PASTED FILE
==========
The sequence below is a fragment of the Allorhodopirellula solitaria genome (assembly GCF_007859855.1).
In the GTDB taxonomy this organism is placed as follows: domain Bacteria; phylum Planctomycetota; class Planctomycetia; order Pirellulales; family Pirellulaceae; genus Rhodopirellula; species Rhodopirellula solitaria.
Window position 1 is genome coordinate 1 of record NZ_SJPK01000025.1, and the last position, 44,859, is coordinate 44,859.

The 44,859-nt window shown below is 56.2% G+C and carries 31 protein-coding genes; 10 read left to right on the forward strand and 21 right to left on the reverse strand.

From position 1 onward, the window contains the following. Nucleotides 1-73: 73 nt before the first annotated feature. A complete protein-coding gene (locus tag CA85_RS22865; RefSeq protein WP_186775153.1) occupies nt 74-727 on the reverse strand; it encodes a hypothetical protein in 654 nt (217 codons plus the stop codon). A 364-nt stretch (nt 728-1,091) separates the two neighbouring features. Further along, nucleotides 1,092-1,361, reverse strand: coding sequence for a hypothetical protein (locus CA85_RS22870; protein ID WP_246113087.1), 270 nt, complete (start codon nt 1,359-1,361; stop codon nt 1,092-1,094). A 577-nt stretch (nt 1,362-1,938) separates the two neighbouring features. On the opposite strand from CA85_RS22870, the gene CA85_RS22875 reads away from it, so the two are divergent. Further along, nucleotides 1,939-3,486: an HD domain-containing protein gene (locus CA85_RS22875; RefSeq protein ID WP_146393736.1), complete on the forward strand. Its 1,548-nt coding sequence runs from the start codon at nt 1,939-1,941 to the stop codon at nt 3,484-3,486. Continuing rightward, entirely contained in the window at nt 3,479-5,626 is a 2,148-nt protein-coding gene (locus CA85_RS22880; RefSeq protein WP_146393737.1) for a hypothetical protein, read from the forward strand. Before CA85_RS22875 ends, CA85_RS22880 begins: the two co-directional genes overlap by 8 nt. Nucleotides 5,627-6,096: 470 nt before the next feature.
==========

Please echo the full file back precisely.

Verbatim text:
The sequence below is a fragment of the Allorhodopirellula solitaria genome (assembly GCF_007859855.1).
In the GTDB taxonomy this organism is placed as follows: domain Bacteria; phylum Planctomycetota; class Planctomycetia; order Pirellulales; family Pirellulaceae; genus Rhodopirellula; species Rhodopirellula solitaria.
Window position 1 is genome coordinate 1 of record NZ_SJPK01000025.1, and the last position, 44,859, is coordinate 44,859.

The 44,859-nt window shown below is 56.2% G+C and carries 31 protein-coding genes; 10 read left to right on the forward strand and 21 right to left on the reverse strand.

From position 1 onward, the window contains the following. Nucleotides 1-73: 73 nt before the first annotated feature. A complete protein-coding gene (locus tag CA85_RS22865; RefSeq protein WP_186775153.1) occupies nt 74-727 on the reverse strand; it encodes a hypothetical protein in 654 nt (217 codons plus the stop codon). A 364-nt stretch (nt 728-1,091) separates the two neighbouring features. Further along, nucleotides 1,092-1,361, reverse strand: coding sequence for a hypothetical protein (locus CA85_RS22870; protein ID WP_246113087.1), 270 nt, complete (start codon nt 1,359-1,361; stop codon nt 1,092-1,094). A 577-nt stretch (nt 1,362-1,938) separates the two neighbouring features. On the opposite strand from CA85_RS22870, the gene CA85_RS22875 reads away from it, so the two are divergent. Further along, nucleotides 1,939-3,486: an HD domain-containing protein gene (locus CA85_RS22875; RefSeq protein ID WP_146393736.1), complete on the forward strand. Its 1,548-nt coding sequence runs from the start codon at nt 1,939-1,941 to the stop codon at nt 3,484-3,486. Continuing rightward, entirely contained in the window at nt 3,479-5,626 is a 2,148-nt protein-coding gene (locus CA85_RS22880; RefSeq protein WP_146393737.1) for a hypothetical protein, read from the forward strand. Before CA85_RS22875 ends, CA85_RS22880 begins: the two co-directional genes overlap by 8 nt. Nucleotides 5,627-6,096: 470 nt before the next feature.